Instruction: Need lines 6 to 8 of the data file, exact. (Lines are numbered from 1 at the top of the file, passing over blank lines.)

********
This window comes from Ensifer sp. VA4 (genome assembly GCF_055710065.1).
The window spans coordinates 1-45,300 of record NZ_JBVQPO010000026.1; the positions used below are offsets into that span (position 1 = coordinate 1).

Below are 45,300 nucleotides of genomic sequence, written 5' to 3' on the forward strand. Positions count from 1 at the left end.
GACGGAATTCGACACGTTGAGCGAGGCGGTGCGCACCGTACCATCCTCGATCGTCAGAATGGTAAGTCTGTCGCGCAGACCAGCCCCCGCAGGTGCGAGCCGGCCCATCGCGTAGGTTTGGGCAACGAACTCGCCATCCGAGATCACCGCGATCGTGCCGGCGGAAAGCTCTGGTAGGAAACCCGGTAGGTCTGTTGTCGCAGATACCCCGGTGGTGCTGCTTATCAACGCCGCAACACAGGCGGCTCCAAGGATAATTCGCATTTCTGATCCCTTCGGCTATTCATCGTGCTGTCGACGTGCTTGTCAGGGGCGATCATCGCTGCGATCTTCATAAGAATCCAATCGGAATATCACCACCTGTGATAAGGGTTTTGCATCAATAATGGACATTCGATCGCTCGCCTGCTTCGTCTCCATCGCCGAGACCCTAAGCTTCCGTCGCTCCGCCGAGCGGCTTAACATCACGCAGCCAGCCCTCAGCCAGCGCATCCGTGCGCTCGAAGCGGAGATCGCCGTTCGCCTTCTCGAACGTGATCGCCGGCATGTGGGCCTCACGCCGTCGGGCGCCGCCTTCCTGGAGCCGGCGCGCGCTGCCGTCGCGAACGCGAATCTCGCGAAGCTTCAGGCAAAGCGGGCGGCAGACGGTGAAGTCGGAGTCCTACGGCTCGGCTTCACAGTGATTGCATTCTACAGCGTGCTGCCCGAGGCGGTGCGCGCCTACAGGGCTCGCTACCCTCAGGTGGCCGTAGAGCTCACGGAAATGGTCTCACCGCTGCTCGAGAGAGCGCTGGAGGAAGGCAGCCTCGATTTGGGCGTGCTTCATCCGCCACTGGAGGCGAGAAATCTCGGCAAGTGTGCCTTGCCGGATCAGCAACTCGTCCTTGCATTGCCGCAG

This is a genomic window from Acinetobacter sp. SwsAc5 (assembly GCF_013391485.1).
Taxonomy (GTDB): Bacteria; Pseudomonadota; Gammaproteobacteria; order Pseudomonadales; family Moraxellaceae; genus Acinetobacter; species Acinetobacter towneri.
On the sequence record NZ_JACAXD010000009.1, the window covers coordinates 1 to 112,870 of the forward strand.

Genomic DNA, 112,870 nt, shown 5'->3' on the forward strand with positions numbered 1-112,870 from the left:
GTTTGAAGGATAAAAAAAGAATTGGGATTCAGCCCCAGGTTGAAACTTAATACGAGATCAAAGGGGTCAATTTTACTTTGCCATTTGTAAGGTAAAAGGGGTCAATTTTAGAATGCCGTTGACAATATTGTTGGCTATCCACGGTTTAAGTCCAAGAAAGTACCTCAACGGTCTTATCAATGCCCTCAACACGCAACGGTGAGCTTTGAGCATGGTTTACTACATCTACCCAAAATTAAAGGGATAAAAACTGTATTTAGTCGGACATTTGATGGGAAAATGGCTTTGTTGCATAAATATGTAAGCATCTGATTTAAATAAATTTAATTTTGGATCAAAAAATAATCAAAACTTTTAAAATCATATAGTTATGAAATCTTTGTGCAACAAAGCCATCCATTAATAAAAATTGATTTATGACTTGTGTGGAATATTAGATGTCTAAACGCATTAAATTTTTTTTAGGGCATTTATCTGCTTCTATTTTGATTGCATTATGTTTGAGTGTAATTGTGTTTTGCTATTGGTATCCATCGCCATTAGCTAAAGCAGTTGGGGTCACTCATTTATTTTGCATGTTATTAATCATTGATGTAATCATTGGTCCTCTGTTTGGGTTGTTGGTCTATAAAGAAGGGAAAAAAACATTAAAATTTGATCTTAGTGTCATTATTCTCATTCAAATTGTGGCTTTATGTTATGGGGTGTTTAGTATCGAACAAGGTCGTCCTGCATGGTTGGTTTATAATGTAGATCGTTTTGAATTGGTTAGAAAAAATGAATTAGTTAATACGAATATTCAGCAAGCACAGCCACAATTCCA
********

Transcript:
Taxonomy (GTDB): Bacteria; Pseudomonadota; Gammaproteobacteria; order Pseudomonadales; family Moraxellaceae; genus Acinetobacter; species Acinetobacter towneri.
On the sequence record NZ_JACAXD010000009.1, the window covers coordinates 1 to 112,870 of the forward strand.

Genomic DNA, 112,870 nt, shown 5'->3' on the forward strand with positions numbered 1-112,870 from the left: